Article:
Friday, November 4, 2011
Hello New Friend: Right Field
NOTE: The views expressed in this post are almost entirely my own opinion and are not based on any rumors or reports of the team's actual intent. Enjoy.
2012 marks the sad likely departure of fan favorite J.D. Drew. After 5 magical seasons, the Drewster is probably headed toward the happy hunting grounds (literally). From day one, J Dizzle endeared himself to Red Sox nation with his steely demeanor, keen batting eye, self preservation, and effortless grace in the outfield. Best of all, J to the motha fuckin D put to rest the horrible memory of his predecessor Trot "I am a crook" Nixon. The next player to man Pesky's Pole will have some massive shoes to fill on the field and in the hearts' of Red Sox nation.
Soooo, about the only thing true in that opener is that J.D. is on the way out. I know he was never a fan favorite, but I have shown before that he was actually pretty valuable to this team until 2011 both on offense and defense. His personality may never have been a fit for this town, but the J.D. Drew of 2007-10 will be hard to replace. Today, I'll look at these potential replacements compared to Right Fielders of Red Sox past. This is actually a fairly strong field of players in this year's weak market.
The Dewey Evans Group (Superstars)
Carlos Beltran, Free Agent; Matt Kemp, Dodgers
Beltran is not a "superstar" any more, but he is far and away the best free agent outfielder this year. He had a resurgence this year after an injury ravaged 2010. He's no longer the Gold Glove center fielder or all-time great base runner he used to be due to his injured knees. But he is a switch hitter with some decent power and a good eye and I have to think he can handle playing right field, if not for a full season, then for 130 games or so. If he would accept a 2 year deal with a third year option this could be a good fit. My guess is he wouldn't, though.
Kemp may win the MVP in the NL this year. If you believe in Wins Above Replacement, he was the best in baseball this year by 1.5 wins according to Baseball-Reference. He played center for the Dodgers this year, but his defense there isn't great (despite his Gold Glove win) and would be better suited for a corner. Unfortunately, to get him to the Sox would take a lot of traded talent and the line would form behind Jacoby Ellsbury or Clay Buchholz, or both. If the team gives up Ellsbury for Kemp, Kemp slides in at center. If the team gives up Buchholz for Kemp, it won't really matter who plays right field because 3 of the 5 starting pitchers will be putting balls into places where no fielder could get to them. I only include Kemp here because I've heard him suggested as an option, but I want to assure you that it is more likely that I spontaneously grow a third nipple than Matt Kemp coming to Boston in a trade.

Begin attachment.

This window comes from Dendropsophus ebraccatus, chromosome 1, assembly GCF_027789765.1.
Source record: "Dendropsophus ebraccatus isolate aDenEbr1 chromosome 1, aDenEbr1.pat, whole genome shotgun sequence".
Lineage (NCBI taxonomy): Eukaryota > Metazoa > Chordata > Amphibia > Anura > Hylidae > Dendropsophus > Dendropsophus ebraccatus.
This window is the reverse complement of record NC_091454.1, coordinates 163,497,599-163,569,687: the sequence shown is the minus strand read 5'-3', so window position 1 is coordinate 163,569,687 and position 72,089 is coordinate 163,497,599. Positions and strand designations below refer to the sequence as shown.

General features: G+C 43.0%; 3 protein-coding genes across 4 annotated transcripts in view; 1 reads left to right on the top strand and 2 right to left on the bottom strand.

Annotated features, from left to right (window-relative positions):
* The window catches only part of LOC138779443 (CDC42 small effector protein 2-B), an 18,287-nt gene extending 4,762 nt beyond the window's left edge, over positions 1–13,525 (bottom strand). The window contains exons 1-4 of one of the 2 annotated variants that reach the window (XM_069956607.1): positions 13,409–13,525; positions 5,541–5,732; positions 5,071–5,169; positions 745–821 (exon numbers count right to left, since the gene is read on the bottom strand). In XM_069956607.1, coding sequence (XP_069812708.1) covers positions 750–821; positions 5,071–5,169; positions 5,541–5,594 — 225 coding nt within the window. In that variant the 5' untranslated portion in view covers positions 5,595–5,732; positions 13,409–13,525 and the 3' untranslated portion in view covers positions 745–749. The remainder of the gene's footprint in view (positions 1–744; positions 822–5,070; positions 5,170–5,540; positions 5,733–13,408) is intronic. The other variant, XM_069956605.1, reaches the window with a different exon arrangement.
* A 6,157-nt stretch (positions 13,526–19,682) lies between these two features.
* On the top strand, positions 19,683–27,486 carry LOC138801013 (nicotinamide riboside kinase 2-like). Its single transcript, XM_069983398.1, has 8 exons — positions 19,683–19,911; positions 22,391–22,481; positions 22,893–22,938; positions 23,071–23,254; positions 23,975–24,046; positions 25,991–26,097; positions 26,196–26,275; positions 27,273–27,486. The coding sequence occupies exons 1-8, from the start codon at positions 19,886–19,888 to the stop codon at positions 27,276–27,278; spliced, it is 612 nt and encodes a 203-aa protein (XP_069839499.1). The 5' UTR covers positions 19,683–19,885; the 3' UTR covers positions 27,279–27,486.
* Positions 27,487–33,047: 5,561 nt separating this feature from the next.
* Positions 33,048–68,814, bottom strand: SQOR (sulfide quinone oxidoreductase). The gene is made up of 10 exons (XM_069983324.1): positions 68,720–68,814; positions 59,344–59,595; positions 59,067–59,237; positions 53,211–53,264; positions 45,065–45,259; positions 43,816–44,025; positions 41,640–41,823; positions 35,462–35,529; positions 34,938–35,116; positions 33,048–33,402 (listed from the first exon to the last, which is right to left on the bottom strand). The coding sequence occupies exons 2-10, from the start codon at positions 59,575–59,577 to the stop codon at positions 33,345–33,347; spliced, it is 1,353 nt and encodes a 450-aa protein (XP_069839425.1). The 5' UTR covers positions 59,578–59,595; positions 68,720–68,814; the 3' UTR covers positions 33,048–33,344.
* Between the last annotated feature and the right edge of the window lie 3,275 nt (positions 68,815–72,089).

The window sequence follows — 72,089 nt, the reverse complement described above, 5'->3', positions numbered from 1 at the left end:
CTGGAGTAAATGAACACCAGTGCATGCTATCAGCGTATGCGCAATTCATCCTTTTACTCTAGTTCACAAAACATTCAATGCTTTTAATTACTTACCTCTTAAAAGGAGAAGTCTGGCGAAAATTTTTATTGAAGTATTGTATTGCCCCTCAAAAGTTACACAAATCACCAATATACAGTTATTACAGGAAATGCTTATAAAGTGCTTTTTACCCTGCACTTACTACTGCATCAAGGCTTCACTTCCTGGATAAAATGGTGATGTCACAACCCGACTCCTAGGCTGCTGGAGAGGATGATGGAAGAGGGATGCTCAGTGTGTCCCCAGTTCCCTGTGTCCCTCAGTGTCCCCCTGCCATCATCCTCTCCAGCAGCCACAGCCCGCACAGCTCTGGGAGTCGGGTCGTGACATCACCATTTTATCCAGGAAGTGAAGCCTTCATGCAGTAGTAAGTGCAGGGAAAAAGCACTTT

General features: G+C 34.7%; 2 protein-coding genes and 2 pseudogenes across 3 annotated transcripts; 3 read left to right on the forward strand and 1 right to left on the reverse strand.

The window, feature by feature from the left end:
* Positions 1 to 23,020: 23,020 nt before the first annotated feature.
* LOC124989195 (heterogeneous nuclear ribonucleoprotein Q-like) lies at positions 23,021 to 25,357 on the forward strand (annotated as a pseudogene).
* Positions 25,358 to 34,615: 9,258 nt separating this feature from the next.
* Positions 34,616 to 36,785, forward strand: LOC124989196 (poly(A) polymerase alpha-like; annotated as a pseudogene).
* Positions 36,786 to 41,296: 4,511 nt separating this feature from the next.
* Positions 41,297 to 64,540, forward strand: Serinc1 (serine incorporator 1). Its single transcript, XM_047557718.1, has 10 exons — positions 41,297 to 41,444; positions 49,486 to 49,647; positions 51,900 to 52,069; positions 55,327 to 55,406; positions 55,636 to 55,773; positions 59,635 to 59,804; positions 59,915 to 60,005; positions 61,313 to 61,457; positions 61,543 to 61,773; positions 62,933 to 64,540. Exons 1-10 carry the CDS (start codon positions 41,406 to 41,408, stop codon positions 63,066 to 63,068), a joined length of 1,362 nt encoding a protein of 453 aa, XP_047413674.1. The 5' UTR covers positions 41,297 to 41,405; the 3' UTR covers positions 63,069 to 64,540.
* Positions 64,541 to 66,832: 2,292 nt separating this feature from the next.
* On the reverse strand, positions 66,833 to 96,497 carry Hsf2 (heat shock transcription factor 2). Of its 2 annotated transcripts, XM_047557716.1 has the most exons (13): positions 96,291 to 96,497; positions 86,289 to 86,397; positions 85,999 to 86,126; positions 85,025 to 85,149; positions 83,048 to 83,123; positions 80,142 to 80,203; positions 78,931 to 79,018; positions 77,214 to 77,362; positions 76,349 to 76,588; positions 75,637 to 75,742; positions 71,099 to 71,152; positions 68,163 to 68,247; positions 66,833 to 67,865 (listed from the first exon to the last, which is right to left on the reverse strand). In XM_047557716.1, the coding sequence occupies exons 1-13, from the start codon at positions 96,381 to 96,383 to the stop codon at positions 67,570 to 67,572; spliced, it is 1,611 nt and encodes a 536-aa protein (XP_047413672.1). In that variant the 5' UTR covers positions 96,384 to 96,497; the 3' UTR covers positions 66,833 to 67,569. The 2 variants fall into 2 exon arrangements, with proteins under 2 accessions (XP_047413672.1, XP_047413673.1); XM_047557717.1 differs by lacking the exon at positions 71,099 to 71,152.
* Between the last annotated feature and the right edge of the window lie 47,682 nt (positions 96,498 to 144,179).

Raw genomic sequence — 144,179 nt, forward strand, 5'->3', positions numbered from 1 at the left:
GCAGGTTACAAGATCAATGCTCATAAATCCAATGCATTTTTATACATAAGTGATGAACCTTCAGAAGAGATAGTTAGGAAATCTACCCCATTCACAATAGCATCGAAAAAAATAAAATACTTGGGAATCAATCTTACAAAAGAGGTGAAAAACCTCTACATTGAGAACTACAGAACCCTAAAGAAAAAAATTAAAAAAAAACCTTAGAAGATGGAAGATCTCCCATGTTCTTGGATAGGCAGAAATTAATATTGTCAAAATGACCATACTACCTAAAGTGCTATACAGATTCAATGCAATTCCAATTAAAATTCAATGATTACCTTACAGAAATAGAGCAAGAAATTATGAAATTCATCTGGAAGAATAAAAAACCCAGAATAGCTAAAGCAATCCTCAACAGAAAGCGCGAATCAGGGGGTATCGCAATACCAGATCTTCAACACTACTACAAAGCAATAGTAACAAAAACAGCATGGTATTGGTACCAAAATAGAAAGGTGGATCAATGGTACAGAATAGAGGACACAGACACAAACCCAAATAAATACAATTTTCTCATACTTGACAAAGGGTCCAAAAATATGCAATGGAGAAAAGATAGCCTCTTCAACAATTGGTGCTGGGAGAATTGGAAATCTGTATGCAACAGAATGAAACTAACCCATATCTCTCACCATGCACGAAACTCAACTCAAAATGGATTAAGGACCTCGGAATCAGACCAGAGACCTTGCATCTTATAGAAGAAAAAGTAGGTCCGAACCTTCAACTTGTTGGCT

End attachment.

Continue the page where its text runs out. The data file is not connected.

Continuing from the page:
The Tom Brunansky Group (All Star level players acquired around their prime)
Corey Hart, Brewers; Carlos Quentin, White Sox; Andre Ethier, Dodgers
Each player has made 2 All Star teams (Bruno made 1) and each player is pushing 30 (like Bruno). Each also has flaws, but that could make each available. Hart is the best fielder of the group, and really the only one who should play right (again, Ethier won a Gold Glove this year, but it was very much undeserved). Quentin has the best power stroke, though Etheir and Hart have both hit 30+ homers within the last 3 seasons. Ethier has the best batting eye and is friends with Dustin Pedroia, so, uh, good chemistry?
Personally, I would choose Hart from this group (solid defense, right handed bat, improving batting eye, good pop, uncanny resemblance to one of my favorite wrestlers Edge, and think of the jokes the first time he loses a ball in the right field sun). My guess is if the Sox get any of these guys, which they might, it would be Ethier because of his batting eye and because it seems like he wants to be here, which would be a change from some recent acquisitions (Crawford), although they may be reluctant to acquire another left handed bat.